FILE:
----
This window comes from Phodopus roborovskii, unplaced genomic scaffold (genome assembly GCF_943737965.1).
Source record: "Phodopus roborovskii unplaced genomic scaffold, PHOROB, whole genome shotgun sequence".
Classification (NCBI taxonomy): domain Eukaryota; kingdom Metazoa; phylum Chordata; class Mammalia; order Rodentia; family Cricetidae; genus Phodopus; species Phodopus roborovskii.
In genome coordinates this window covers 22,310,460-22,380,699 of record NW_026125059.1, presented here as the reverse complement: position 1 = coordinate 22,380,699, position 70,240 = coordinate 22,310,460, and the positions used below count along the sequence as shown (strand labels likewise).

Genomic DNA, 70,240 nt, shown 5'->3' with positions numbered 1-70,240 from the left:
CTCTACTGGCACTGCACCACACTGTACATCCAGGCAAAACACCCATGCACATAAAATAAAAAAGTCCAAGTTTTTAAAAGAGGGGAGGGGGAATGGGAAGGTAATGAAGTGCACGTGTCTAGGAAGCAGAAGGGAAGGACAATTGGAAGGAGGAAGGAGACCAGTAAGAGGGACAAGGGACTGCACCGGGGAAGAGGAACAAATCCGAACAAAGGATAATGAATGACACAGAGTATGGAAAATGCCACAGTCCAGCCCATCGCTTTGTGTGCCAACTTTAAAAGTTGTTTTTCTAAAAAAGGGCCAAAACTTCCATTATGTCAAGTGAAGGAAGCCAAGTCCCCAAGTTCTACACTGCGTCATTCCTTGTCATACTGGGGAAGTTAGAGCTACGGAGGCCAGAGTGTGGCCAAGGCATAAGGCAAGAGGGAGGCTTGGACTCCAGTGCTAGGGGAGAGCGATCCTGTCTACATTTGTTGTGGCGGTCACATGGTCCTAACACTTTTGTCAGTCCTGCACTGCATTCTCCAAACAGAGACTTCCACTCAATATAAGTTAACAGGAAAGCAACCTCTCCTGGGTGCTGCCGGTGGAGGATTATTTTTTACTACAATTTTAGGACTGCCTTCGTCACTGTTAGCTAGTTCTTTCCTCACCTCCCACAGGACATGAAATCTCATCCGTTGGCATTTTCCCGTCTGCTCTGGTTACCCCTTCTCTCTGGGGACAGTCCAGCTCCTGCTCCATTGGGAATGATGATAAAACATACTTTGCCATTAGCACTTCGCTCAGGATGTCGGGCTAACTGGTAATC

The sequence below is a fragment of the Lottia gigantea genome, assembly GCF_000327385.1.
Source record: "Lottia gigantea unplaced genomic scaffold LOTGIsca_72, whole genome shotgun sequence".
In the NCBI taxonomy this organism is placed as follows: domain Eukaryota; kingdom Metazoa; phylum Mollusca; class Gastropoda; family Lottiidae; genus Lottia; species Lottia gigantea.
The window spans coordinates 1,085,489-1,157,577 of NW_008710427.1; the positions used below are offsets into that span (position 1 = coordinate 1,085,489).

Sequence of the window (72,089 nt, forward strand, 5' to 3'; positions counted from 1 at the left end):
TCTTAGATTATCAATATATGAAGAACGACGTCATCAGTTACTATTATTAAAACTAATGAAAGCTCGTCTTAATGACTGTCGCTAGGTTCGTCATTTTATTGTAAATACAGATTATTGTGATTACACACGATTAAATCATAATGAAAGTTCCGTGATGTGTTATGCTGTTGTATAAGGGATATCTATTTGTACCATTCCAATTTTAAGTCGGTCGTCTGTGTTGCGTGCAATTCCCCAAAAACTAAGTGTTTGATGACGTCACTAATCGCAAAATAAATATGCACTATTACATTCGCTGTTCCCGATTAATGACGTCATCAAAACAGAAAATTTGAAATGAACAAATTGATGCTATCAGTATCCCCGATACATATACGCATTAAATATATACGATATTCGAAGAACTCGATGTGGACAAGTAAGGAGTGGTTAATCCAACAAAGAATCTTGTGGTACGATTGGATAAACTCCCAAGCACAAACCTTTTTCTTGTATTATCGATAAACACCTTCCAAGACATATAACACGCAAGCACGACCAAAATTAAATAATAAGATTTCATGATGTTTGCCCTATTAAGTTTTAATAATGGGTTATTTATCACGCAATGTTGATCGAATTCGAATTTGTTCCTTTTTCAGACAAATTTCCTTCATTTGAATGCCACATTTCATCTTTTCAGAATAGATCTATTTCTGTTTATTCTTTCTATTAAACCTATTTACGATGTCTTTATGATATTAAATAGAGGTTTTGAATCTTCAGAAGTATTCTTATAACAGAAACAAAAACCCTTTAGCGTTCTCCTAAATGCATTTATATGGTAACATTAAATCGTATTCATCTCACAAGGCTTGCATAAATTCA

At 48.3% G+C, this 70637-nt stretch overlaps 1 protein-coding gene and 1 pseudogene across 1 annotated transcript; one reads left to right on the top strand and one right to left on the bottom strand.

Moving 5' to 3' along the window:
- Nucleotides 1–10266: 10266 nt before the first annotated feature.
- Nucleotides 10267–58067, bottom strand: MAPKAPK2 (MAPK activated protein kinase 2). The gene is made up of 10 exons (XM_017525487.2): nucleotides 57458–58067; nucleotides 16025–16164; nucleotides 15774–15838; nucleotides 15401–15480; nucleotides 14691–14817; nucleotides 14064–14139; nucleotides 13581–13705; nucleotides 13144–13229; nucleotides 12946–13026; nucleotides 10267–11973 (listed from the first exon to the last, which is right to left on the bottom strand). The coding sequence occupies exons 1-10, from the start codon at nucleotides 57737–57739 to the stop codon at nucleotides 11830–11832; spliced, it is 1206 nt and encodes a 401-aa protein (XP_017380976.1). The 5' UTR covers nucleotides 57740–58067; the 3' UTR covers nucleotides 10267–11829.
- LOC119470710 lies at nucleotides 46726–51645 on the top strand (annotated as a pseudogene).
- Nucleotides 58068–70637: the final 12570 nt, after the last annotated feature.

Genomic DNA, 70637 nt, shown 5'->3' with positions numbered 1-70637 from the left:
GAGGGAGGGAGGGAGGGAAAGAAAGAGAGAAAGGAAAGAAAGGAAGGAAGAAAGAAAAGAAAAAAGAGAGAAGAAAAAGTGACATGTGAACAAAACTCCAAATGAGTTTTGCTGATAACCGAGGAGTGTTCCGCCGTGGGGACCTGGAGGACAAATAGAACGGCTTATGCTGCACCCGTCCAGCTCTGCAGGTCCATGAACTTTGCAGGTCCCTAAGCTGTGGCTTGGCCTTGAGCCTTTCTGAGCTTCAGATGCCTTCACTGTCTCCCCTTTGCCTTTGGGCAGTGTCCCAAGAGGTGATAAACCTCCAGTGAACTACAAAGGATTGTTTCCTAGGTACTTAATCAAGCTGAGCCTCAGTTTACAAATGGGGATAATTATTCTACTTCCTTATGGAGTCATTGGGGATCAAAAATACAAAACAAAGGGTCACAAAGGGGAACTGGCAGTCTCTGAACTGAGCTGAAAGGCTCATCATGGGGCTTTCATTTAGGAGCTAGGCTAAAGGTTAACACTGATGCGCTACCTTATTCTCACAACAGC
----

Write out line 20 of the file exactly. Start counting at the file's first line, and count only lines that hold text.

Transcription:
GAGGGAGGGAGGGAGGGAAAGAAAGAGAGAAAGGAAAGAAAGGAAGGAAGAAAGAAAAGAAAAAAGAGAGAAGAAAAAGTGACATGTGAACAAAACTCCAAATGAGTTTTGCTGATAACCGAGGAGTGTTCCGCCGTGGGGACCTGGAGGACAAATAGAACGGCTTATGCTGCACCCGTCCAGCTCTGCAGGTCCATGAACTTTGCAGGTCCCTAAGCTGTGGCTTGGCCTTGAGCCTTTCTGAGCTTCAGATGCCTTCACTGTCTCCCCTTTGCCTTTGGGCAGTGTCCCAAGAGGTGATAAACCTCCAGTGAACTACAAAGGATTGTTTCCTAGGTACTTAATCAAGCTGAGCCTCAGTTTACAAATGGGGATAATTATTCTACTTCCTTATGGAGTCATTGGGGATCAAAAATACAAAACAAAGGGTCACAAAGGGGAACTGGCAGTCTCTGAACTGAGCTGAAAGGCTCATCATGGGGCTTTCATTTAGGAGCTAGGCTAAAGGTTAACACTGATGCGCTACCTTATTCTCACAACAGC